Facts About Our Work in Colombia
Food For The Poor (FFTP) began serving in Colombia in 2014, partnering with the Order of Malta, which is one of the oldest lay religious orders of the Catholic Church. The Order of Malta is a neutral, impartial and apolitical organization that facilitates the distribution of needed medical supplies within the South American country.
In 2019, FFTP formed a partnership with Minuto de Dios, a Colombian nonprofit that for more than 60 years has provided counseling, job training and homes to families living in poverty. Together, FFTP and Minuto de Dios have been helping the tens of thousands of Venezuelan migrants who have fled their home country to escape shortages of food, water and medicine, and ultimately achieve a better life in Colombia.
In March 2020, COVID-19, a respiratory disease caused by the coronavirus, became a pandemic and FFTP responded quickly to the crisis. By the end of June, there were nearly 92,000 coronavirus cases in Colombia, according to worldometers.info. Venezuelan migrants who fled their home country’s economic collapse are now struggling to return. Bridges on the border cities of Cucuta and Arauca, Colombia, are closed, leaving migrants stranded.
- The charity provided emergency food packs and hygiene kits to 25,353 families in dire need of aid. FFTP, through a partnership with Matthew 25: Ministries, created 144 jobs for vulnerable Colombians who are making 288,000 facial masks. The masks will be distributed to the most vulnerable and to areas hardest hit by the coronavirus.
- Minuto de Dios is providing classrooms and equipment for mask production in four cities for those who don’t have sewing machines at home. Others, who have previously received training, will work from home.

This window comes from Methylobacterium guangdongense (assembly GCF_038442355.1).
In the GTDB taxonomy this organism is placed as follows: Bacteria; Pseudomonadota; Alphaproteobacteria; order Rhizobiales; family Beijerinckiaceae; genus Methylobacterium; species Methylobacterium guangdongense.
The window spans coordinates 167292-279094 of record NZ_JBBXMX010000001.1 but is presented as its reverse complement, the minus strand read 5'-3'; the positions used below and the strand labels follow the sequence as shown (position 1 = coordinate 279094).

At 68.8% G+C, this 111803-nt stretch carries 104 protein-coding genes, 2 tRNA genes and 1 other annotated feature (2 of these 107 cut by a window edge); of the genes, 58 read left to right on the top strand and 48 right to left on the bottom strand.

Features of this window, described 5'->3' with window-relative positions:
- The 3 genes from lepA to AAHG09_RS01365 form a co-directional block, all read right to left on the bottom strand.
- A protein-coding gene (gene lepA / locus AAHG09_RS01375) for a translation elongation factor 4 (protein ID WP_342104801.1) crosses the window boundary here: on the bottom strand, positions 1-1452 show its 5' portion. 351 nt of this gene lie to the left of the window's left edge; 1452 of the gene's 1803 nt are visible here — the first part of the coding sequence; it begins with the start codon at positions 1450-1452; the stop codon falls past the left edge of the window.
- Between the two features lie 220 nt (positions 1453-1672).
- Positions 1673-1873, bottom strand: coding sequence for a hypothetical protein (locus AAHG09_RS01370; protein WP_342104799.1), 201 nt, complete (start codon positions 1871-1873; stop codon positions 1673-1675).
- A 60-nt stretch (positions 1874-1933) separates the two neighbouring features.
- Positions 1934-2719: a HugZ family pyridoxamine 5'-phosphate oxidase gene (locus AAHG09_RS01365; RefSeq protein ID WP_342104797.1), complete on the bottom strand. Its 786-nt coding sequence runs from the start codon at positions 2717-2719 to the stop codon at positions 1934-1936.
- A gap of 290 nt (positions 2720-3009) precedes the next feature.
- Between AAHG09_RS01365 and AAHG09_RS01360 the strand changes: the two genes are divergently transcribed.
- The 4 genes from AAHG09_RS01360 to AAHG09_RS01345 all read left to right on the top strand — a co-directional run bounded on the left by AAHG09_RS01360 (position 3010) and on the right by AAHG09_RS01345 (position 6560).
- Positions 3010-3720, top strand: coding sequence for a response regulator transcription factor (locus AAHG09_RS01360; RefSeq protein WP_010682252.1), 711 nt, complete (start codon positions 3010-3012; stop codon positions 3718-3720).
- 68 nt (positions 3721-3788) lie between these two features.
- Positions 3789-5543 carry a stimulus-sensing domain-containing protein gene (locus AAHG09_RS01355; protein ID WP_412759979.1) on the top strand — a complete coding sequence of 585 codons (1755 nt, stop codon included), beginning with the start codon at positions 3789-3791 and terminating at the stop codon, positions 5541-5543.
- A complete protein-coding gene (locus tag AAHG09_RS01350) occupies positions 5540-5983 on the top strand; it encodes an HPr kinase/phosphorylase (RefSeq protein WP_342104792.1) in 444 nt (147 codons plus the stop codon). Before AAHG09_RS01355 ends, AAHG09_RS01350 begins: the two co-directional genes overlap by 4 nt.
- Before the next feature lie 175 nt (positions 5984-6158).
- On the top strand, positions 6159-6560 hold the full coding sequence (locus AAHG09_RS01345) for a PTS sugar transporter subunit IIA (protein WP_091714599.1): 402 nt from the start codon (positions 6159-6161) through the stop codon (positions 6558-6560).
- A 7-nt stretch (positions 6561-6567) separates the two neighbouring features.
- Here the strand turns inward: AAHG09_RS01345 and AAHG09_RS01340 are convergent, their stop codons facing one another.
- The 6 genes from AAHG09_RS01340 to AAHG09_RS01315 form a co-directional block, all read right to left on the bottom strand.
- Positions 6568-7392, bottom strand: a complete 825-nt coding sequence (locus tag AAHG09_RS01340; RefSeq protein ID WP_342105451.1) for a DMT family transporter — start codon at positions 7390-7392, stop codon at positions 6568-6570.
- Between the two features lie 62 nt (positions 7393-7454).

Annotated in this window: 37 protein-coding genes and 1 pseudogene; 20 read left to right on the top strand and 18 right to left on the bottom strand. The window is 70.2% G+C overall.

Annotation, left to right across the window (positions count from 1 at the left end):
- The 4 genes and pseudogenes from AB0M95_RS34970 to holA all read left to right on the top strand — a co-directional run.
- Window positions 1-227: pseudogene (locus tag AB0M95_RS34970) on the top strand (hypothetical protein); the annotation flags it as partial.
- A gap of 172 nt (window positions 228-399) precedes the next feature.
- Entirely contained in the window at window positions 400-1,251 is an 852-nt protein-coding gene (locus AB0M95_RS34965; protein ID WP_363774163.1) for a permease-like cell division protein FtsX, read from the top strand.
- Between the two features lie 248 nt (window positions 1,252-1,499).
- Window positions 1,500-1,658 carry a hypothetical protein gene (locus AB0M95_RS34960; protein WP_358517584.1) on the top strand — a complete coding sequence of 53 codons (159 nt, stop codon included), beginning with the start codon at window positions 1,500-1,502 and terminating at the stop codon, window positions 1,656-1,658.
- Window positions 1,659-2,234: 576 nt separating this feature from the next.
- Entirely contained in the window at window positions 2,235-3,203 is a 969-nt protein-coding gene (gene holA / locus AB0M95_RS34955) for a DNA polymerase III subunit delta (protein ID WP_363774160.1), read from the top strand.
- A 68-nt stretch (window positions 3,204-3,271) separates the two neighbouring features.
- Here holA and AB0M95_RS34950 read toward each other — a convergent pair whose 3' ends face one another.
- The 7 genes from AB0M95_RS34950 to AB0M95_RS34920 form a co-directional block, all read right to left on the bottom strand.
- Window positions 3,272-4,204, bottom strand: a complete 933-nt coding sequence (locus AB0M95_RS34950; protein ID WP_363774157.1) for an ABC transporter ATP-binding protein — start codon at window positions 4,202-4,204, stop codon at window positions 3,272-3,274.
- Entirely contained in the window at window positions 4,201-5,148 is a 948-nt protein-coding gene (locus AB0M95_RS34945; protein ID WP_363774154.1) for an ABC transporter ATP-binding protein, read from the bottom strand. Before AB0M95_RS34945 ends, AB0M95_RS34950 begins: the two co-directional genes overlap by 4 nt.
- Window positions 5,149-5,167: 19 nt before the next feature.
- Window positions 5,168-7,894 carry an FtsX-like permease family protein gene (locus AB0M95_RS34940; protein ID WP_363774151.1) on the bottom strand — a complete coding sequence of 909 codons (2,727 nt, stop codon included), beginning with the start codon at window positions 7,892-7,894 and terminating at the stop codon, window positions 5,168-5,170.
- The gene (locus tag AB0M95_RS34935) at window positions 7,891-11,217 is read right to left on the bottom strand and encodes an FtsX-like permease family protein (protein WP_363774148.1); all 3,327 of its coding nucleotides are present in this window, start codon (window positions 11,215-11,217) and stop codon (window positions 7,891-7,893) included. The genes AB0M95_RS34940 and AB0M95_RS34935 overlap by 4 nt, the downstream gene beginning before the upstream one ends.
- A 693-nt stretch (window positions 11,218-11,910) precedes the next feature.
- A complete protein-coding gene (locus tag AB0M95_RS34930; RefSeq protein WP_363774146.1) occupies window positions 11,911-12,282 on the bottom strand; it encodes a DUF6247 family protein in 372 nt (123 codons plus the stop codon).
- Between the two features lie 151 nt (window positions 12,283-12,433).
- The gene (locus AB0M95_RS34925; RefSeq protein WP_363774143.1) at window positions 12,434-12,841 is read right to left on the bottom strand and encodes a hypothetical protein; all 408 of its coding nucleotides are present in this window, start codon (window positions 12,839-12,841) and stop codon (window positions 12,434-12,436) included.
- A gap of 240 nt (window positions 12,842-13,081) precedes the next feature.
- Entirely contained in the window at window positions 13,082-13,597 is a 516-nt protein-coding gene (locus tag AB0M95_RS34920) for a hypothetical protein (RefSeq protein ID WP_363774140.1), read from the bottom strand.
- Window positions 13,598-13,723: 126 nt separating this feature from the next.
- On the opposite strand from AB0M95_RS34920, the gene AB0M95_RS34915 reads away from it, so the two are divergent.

- Food is a critical need in Colombia. Red cloths hang in the windows of families who don’t have anything to eat. FFTP has purchased additional tractor-trailer loads of food to provide lifesaving relief.
In the first six months of 2020, FFTP has shipped 12 tractor-trailer loads of nonperishable food and medical equipment to Colombia.
FFTP also is providing support to several Venezuelan migrant care centers throughout Colombia. These include psychological and emotional support along with economic assistance to support viable micro-enterprise projects.
The Palma Real Sustainable Community Development Project is being implemented in Granada, Meta, which is located nearly two hours south of Villavicencio, the state’s capital. The sustainable community will have 60 three-bedroom houses with clean water, sanitation and electricity.
- FFTP will build an Integral Development Center, which will deliver services to the community and assist with social development, income-generating activities and training, as well as other social programs.
FFTP, with the help of the Order of Malta, is providing food to children in La Guajira. La Guajira borders Venezuela and encompasses most of the Guajira Peninsula on the Caribbean Sea; it is one of the most vulnerable departments in Colombia where drought has plagued the region for more than a decade. It is home to the indigenous Wayuu people, who are a Native American ethnic group.
- The Order of Malta distributes aid that includes MannaPack meals to 22 departments of Colombia, including La Guajira and regions in Bogota and El Choco. MannaPack meals also are being provided to Venezuelan migrants and residents of Cucuta where the meals are stored in a food bank and distributed to 11 feeding centers, serving nearly 8,000 people daily.
Through FFTP, the Order of Malta is in the process of implementing the City of God Entre Nubes Sustainable Development Project in San Cristobal, Bogota. The sustainable community will have 36 two-bedroom homes with clean water, sanitation and electricity. FFTP will build an Integral Development Center, which will deliver services to the community and assist with social development, income-generating activities and training, as well as other social programs.
Colombia is located within the northwest corner of South America and is the continent’s most populous Spanish-speaking nation. Roughly twice the geographic size of France, Colombia is bordered by the Pacific Ocean and Caribbean Sea, as well as Panama, Venezuela, Brazil, Peru and Ecuador.
The population is approximately 49 million residents. The language is Spanish, and its largest religion is Catholicism. The currency is the peso and it is South America’s third-largest economy with a GDP per capita of$14,400.